As mentioned in our previous post about regular verbs, learning Spanish is a difficult task; without memorizing conjugations and mastering usage, speaking the language is impossible. Due to the extensive use of the present simple, as well as the complications in the forming it, a great deal of study and practice is necessary just to maintain a basic, grammatically-correct conversation. For better or worse, the past simple in Spanish is no different — and perhaps even more complicated; thus, it is necessary to master this tense as well in order to speak the language properly.

Regular Past Simple Verbs in Spanish

The past simple (Indicative)

What an English speaker would call the past simple, in Spanish is traditionally known as the pretérito, which was the name assigned by the Venezuelan scholar Andrés Bello in the 19th century. This term is still in use although the Real Academia Española refers to this tense either as the pretérito indefinido or the pretérito perfecto simple. In Spain, the pretérito (for short) is used in a similar fashion to the past simple in English, but with one major exception: past completed actions which have occurred the same day are expressed with the compound form — the pretérito perfecto compuesto — which is conjugated in a similar fashion to the present perfect simple in English. In order to express the statement “This morning I woke up at 7.”, for example, in Spain one would say “Esta mañana me he levantado a las 7.” Thus, despite this exception, the pretérito is used in an almost identical fashion as the past simple.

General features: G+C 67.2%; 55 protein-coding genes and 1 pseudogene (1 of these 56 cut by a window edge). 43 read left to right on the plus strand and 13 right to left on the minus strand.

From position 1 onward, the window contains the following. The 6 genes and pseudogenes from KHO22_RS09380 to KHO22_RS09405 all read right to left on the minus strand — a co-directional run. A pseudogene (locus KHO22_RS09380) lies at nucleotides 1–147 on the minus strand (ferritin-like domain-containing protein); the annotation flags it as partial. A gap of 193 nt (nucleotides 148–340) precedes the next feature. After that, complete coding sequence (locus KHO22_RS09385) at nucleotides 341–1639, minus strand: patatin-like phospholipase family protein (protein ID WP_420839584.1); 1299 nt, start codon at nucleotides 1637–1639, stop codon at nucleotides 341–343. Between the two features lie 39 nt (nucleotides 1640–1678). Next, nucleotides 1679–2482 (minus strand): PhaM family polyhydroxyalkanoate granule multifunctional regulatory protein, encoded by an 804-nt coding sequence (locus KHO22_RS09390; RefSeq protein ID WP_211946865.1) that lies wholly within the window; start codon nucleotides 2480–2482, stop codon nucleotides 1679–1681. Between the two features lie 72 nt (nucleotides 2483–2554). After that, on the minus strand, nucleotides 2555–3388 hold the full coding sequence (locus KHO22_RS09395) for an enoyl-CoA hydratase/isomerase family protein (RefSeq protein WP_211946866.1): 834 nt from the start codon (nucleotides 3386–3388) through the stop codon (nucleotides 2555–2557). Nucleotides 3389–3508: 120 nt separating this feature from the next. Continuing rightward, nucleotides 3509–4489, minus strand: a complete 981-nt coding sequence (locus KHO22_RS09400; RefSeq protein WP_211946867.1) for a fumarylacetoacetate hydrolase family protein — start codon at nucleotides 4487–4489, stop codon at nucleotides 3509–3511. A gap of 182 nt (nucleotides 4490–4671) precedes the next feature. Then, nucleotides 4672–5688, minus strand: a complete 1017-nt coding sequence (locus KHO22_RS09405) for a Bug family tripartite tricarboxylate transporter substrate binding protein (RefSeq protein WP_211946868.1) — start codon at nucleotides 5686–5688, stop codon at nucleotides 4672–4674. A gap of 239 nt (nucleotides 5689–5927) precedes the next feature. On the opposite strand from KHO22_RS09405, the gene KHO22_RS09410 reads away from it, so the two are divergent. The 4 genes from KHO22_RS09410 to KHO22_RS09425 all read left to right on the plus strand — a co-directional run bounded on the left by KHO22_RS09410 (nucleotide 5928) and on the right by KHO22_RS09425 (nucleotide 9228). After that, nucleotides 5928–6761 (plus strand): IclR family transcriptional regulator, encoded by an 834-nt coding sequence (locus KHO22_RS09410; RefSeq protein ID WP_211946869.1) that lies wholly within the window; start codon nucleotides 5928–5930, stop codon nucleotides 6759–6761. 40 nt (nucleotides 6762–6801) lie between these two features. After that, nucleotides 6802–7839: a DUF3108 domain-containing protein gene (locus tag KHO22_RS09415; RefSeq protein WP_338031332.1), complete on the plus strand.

Just as is the case with the present, the pretérito is conjugated depending on the ending of the verb, be it -ar, -er, or -ir. In the case of regular verbs, the following endings are added:

amar comer vivir
yo amé yo comí yoviví
amaste comiste viviste
el/ella/usted amó el/ella/usted comió el/ella/ustedvivió
nosotros amamos nosotros comimos nosotrosvivimos
vosotros amasteis vosotros comisteis vosotrosvivisteis
ellos/ellas/ustedes amaron ellos/ellas/ustedes comieron ellos/ellas/ustedesvivieron

 

The pretérito also has stem changes, but only the third person singular and plural forms of some -ir verbs are affected:

mentir (e>i) morir (o>u)
yomentí yomorí
mentiste moriste
él/ella/ustedmintió él/ella/ustedmurió
nosotrosmentimos nosotrosmorimos
vosotrosmentisteis vosotrosmoristeis
ellos/ellas/ustedesmintieron ellos/ellas/ustedesmurieron

 

Irregular forms

Similar to the present, the pretérito is somewhat complicated. The regular forms that have been discussed above, however, only need be memorized and applied when communicating. Due to the limited list of endings and minimal stem changes, the regular past simple verbs are not quite as difficult as the present simple ones. The big issue are the irregular past forms, which although they have some patterns, are rather haphazard in general. The sooner one begins to learn these verbs, the better, so time to get started!